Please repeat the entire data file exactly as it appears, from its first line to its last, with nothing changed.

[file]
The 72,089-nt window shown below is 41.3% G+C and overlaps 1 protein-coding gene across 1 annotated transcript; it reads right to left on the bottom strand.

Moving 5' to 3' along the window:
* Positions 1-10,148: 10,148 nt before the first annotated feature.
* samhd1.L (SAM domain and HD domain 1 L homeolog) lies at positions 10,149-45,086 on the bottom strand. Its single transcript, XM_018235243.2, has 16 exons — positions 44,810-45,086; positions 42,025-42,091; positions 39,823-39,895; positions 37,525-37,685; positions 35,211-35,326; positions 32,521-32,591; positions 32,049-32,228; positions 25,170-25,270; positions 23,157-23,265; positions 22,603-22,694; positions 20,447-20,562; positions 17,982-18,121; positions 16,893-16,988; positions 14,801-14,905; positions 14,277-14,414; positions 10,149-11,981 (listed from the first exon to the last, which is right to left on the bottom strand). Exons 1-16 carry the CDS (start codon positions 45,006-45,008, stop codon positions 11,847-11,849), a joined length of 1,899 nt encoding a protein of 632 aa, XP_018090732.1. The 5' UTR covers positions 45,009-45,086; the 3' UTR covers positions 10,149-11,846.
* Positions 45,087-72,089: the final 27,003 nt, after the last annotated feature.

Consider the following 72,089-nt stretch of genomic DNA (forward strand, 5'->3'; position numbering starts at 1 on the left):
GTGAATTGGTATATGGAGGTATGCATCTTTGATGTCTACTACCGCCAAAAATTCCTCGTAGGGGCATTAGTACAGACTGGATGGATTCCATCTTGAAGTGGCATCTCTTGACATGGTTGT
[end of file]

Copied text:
The 72,089-nt window shown below is 41.3% G+C and overlaps 1 protein-coding gene across 1 annotated transcript; it reads right to left on the bottom strand.

Moving 5' to 3' along the window:
* Positions 1-10,148: 10,148 nt before the first annotated feature.
* samhd1.L (SAM domain and HD domain 1 L homeolog) lies at positions 10,149-45,086 on the bottom strand. Its single transcript, XM_018235243.2, has 16 exons — positions 44,810-45,086; positions 42,025-42,091; positions 39,823-39,895; positions 37,525-37,685; positions 35,211-35,326; positions 32,521-32,591; positions 32,049-32,228; positions 25,170-25,270; positions 23,157-23,265; positions 22,603-22,694; positions 20,447-20,562; positions 17,982-18,121; positions 16,893-16,988; positions 14,801-14,905; positions 14,277-14,414; positions 10,149-11,981 (listed from the first exon to the last, which is right to left on the bottom strand). Exons 1-16 carry the CDS (start codon positions 45,006-45,008, stop codon positions 11,847-11,849), a joined length of 1,899 nt encoding a protein of 632 aa, XP_018090732.1. The 5' UTR covers positions 45,009-45,086; the 3' UTR covers positions 10,149-11,846.
* Positions 45,087-72,089: the final 27,003 nt, after the last annotated feature.

Consider the following 72,089-nt stretch of genomic DNA (forward strand, 5'->3'; position numbering starts at 1 on the left):
GTGAATTGGTATATGGAGGTATGCATCTTTGATGTCTACTACCGCCAAAAATTCCTCGTAGGGGCATTAGTACAGACTGGATGGATTCCATCTTGAAGTGGCATCTCTTGACATGGTTGT